Excerpt: Nirbhaya Case Will Assuage a Sense of Retributive Justice

Structural changes in laws introduced after the Nirbhaya case offer a ray of hope to survivors fighting for justice.

7 min read
Protestors shout slogans at a candlelight vigil in New Delhi on the first anniversary of the 16 December 2012 Delhi gang rape.

(Excerpted with permission from ‘Trials of Truth: India’s Landmark Criminal Cases’ by Pinky Anand and Gauri Goburdhun, published by Penguin Random House.)

The capital of our country, New Delhi, built from seven cities, and conquered, pillaged and rebuilt over and over has accumulated a charm of its own. The streets are a mixture of the old and the new, from the shiny new colonies of south Delhi to the old-world charm of the old city, embodying the polarity between modern and traditional attitudes.


On a cold December night, a twenty-three-year-old medical student from Ballia, Uttar Pradesh, was subjected to a horrific crime on the streets of this very city. What she went through that fateful night shook our very cores and her death questioned our very ability to function as a civilised society. She embodied the ideal Indian woman, planning to give free medical care to the needy, provide for her family, and change the perception that a woman can’t dream big in a traditionally male-dominated society. She was the bridge between the old and the new India, one of the many young people in the country trying to break through the stifling fixity of their lives. She could have been anybody – our daughter, neighbour, friend, sister...

A cold night in foggy Delhi saw Nirbhaya and her male friend returning home after watching the movie Life of Pi at a theatre in Saket, South Delhi. They tried to find an autorickshaw to take them to the outskirts of the city, and even though it was only a 45-minute drive, they could not find transport. Left with few options, they boarded an off-duty bus at about 9.30 pm from Munirka for Dwarka.

It was not late at night by any reckoning; she was not out alone; and they were taking public transport –she had done all the things that women all over the world are told to do in the interest of safety. On the bus were five other male passengers and a male driver. At first, nothing seemed out of the ordinary. But shortly after they boarded the bus, things went very wrong.

Excerpt: Nirbhaya Case Will Assuage a Sense of Retributive Justice
(Photo Courtesy: Penguin Random House)

The bus deviated from its normal route and its doors were shut. The driver switched off the lights. The male friend of the girl objected when three of the passengers, namely Ram Singh, Akshay Thakur and Mohammed Afroz started misbehaving, asking him why he was with the girl at this late hour: ‘Tu itni raat ko ladki lekar kahan ghoom raha hai?’ An argument began and a scuffle ensued. Little did they know this was no ordinary scuffle and would end up in death and then the resurrection of humanity and our faith in it. The young man was beaten, gagged and knocked unconscious with an iron rod. What happened next beggars description.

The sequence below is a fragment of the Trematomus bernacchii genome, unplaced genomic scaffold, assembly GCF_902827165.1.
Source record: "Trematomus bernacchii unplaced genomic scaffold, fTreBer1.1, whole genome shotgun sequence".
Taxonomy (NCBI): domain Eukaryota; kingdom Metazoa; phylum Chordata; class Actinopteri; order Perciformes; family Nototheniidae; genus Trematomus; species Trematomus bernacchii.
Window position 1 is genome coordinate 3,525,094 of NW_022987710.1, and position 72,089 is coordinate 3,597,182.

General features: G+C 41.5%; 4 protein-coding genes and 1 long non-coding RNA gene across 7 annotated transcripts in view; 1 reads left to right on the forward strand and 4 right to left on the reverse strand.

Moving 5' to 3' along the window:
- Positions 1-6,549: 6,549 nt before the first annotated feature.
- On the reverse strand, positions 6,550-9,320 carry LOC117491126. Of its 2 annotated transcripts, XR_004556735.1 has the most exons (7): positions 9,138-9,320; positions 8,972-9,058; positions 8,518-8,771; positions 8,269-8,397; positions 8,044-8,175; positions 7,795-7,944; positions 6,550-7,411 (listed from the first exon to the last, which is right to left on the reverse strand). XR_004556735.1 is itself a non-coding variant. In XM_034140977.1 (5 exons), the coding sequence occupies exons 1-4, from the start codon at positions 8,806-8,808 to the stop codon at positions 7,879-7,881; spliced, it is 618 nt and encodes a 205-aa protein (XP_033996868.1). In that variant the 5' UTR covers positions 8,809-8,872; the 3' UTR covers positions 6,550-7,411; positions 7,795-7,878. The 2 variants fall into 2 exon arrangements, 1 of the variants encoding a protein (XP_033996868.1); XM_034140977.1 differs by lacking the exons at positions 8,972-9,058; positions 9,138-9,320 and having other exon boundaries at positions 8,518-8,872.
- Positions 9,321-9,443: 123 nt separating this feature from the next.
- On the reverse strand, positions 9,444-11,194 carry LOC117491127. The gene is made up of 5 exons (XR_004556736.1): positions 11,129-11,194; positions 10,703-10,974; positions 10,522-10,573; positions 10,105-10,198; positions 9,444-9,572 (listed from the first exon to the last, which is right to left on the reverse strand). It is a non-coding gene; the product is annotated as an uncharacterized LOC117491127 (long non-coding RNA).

According to newspaper reports, the bus was driven around Delhi for over an hour with its curtains drawn. The girl was mutilated, beaten and raped by the men one by one while her friend lay unconscious. The extent of injuries was brutal, the worst being the insertion of an iron rod into her genitals.

After the assault, Nirbhaya and her friend were robbed and thrown out of the moving bus. The Supreme Court judgment mentions the fact that the assailants were exhorting that they should not be left alive.

It Shook the Nation’s Conscience

The impact of the incident was such that it jolted the entire machinery into action – it was as if someone had flicked on a bulb. A mere six days after the incident, a committee headed by a former judge of the Supreme Court, JS Verma, was set up to consider and suggest changes in the criminal law and make it deterrent in nature. The committee was given thirty days to submit its report.

Contrary to precedence, the committee prepared its report in twenty-nine days after considering more than 80,000 suggestions and petitions received by them from the public, jurists, lawyers and various other factions of the society.

The report found that crimes against women were directly linked to failures of the government and the police. The major suggestions of the report were to make rape punishable by life sentence instead of death as it had been seen that the death sentence did not act as a deterrent, and clearing ambiguity over the control of the Delhi police in such cases. The committee, however, did not favour setting the official age of a juvenile at sixteen rather than eighteen.